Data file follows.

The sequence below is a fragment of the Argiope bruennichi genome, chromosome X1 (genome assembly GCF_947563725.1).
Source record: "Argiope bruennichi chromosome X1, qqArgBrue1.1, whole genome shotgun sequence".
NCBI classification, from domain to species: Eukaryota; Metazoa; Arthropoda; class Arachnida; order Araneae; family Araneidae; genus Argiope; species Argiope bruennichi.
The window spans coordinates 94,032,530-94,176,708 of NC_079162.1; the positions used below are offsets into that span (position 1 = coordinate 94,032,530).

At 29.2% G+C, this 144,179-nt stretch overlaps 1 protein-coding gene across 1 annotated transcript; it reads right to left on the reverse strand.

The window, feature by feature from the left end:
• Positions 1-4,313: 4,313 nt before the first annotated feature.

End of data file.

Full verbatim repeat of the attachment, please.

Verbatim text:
The sequence below is a fragment of the Argiope bruennichi genome, chromosome X1 (genome assembly GCF_947563725.1).
Source record: "Argiope bruennichi chromosome X1, qqArgBrue1.1, whole genome shotgun sequence".
NCBI classification, from domain to species: Eukaryota; Metazoa; Arthropoda; class Arachnida; order Araneae; family Araneidae; genus Argiope; species Argiope bruennichi.
The window spans coordinates 94,032,530-94,176,708 of NC_079162.1; the positions used below are offsets into that span (position 1 = coordinate 94,032,530).

At 29.2% G+C, this 144,179-nt stretch overlaps 1 protein-coding gene across 1 annotated transcript; it reads right to left on the reverse strand.

The window, feature by feature from the left end:
• Positions 1-4,313: 4,313 nt before the first annotated feature.